Overwhelmed Much? Keeping My Sanity While Racing Through the 19th Century

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In my first year at Seton Hill, I have chosen to tackle 18 credit hours while managing a job and having a large family at home for which to attend. The most ominous of these endeavors is schoolwork, and for someone who has no time to begin with, reading takes up a large chunk. For my blog portfolio, I have been asked to discuss what I feel I have accomplished. In this short span of time, much, much, MUCH reading has been given in assignments, as well as blogs, responses to blogs, our responses to responses on our own blogs - you get the idea. I would like to say my accomplishment in this class is "fake it till you make it," but I would be selling myself and my work short. This is a list of items I have finished and an accurate portrayal of my classroom behavior and activities.

The first topic for discussion is the timeliness of our blogging. Many of us didn't even catch on to the blogging until the second week of class. My technologically lacking mastery put me back to week three, but I managed to crank out a few, and according to my time stamps, even some of the late ones I posted were still the first blogs of the class. This occurred with http://blogs.setonhill.edu/MichaelMcCullough/2010/09/20-years-of-beer-goggles-and-all-i-get-is-this-stinkin-country.html



The blogs that I entered earlier than the deadline were











There were many others, some of which were on time, and others which were late.

All of the blogs have links to and from the coursepage. This occured once we were instructed how to crosslink them.


Some of the blogs I created with more in-depth detail were:














These writings give insight to my thoughts on the reading in clear, descript manner and add opinion to the quotes or ideas of the reading. My writings where I contributed to other peoples' blogs (although some didn't spark much conversation) were:













I do not have much in the way of interaction, although every one of my links ha a crosslink back to class page. A few of my blogs do have items outside the general coursework, like the operatic reference in http://blogs.setonhill.edu/MichaelMcCullough/2010/09/htrlap-chapter-5.html and the outside references I related or found in these blogs:








I believe that ninety percent of my blogs would be recognizable and understood, with referencing titles and chapters of works, to an outside person. Most of them have the author and title of the work along with quotes of passages I found interesting.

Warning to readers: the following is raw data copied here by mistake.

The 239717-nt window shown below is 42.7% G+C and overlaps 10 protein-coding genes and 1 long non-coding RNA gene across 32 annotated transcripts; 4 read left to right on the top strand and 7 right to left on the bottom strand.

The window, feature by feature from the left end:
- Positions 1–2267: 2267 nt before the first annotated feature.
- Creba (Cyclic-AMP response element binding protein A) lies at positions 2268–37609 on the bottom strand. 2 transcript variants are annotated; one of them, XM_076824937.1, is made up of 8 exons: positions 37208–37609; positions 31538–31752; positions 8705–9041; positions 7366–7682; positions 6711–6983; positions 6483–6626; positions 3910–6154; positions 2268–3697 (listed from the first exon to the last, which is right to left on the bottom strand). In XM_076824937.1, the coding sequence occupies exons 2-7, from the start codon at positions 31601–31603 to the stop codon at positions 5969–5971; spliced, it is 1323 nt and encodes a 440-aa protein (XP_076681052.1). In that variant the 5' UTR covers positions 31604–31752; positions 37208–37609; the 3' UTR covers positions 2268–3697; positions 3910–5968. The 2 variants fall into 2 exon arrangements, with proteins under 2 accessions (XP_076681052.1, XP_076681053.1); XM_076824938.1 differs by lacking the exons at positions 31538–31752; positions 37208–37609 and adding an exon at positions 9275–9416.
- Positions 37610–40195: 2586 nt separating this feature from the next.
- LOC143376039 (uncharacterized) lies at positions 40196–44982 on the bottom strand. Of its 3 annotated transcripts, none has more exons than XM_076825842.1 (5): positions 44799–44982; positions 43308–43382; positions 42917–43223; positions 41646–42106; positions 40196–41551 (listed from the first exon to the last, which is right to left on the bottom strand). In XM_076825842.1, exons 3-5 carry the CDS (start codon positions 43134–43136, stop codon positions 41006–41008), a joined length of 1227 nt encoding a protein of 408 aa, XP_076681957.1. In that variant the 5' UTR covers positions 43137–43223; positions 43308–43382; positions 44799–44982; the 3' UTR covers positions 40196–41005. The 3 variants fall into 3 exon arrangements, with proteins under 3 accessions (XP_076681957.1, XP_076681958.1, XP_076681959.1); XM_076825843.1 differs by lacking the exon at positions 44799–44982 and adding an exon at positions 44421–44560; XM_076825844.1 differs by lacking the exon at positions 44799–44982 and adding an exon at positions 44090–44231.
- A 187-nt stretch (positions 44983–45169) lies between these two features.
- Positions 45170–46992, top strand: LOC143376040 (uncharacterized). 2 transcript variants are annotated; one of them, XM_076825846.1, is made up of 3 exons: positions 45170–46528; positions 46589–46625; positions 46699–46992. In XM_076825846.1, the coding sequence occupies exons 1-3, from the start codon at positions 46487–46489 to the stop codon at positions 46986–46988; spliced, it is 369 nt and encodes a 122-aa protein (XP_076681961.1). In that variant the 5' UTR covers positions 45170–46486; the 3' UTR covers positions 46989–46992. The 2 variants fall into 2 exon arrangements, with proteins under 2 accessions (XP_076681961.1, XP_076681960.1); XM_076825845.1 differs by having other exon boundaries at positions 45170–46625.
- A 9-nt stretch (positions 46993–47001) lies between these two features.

In Xenoblogging, the idea is what you can write and take away from another student's blog. There is never enough of this type of blogging. On several occasions, I may have been the first to blog, but no responses were given till much later in the course. I, also, am guilty of this. The mad rush to complete discussion items before the due date leaves us scrambling to the deadline, barely gettig a foothold before the next rung of the assignment appears. In any case, I did find two blogs where I feel I used the riposte gracious response. The first, http://blogs.setonhill.edu/MichaelMcCullough/2010/09/htrlap-chapter-3.html, is my response about vampires to Peaches, while the second, http://blogs.setonhill.edu/MaryJaneStano/2010/09/sleepy-winkle-is-confused.html, is in a discussion with Mary Jane. While direct quotes were not used, especially in the Foster book, I tried to persuade these ladies with my own insight about these topics.


The only thing I can write as a wild card is that I like to be able to use the iPad. The Griffin Technology Advantage program has allowed me to carry several pounds of books on one thin tool, and my arthritic back appreciates that very much. This class could, for all intents and purposes, be strictly done with the iPad. All the readings, writing notes, and research on the internet can all be done with this one unique tool. I definitely feel that it has helped me a great deal with this class as well as the rest of my university classes.


In summary, I have not done well in this class from a personal and educational standpoint. While I have attended all but one class, the major thing I want to take away from it is the ability to better understand and decipher the materials I am reading. While I feel that the teaching method of allowing us to think on our own is a wonderful practice, SOME guidance (besides rules and rubric) could be helpful, at least to me.


I do feel that I have learned in this class the beginnings of an analytical approach to learning. The words on the page are not enough. The highlighting method of researching the reading we learned in class has helped me a lot in reading and understanding what is being said in the text.


I have not done everything on time or thoroughly as I could have. This class has been very intense so far in the assignments, and sometimes a person can get overwhelmed with life. But I have every intention of working to complete this class and all of the assignments posted. And now with knowing what is expected from each assignment, how the rubric is graded, and that there will be less readings, I am ready to move onward and upward towards the end of the semester.

P.S. I tried to format this correctly with the spacing, but the technogods want me to fail in style. 

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This page contains a single entry by Michael McCullough published on October 11, 2010 6:27 AM.

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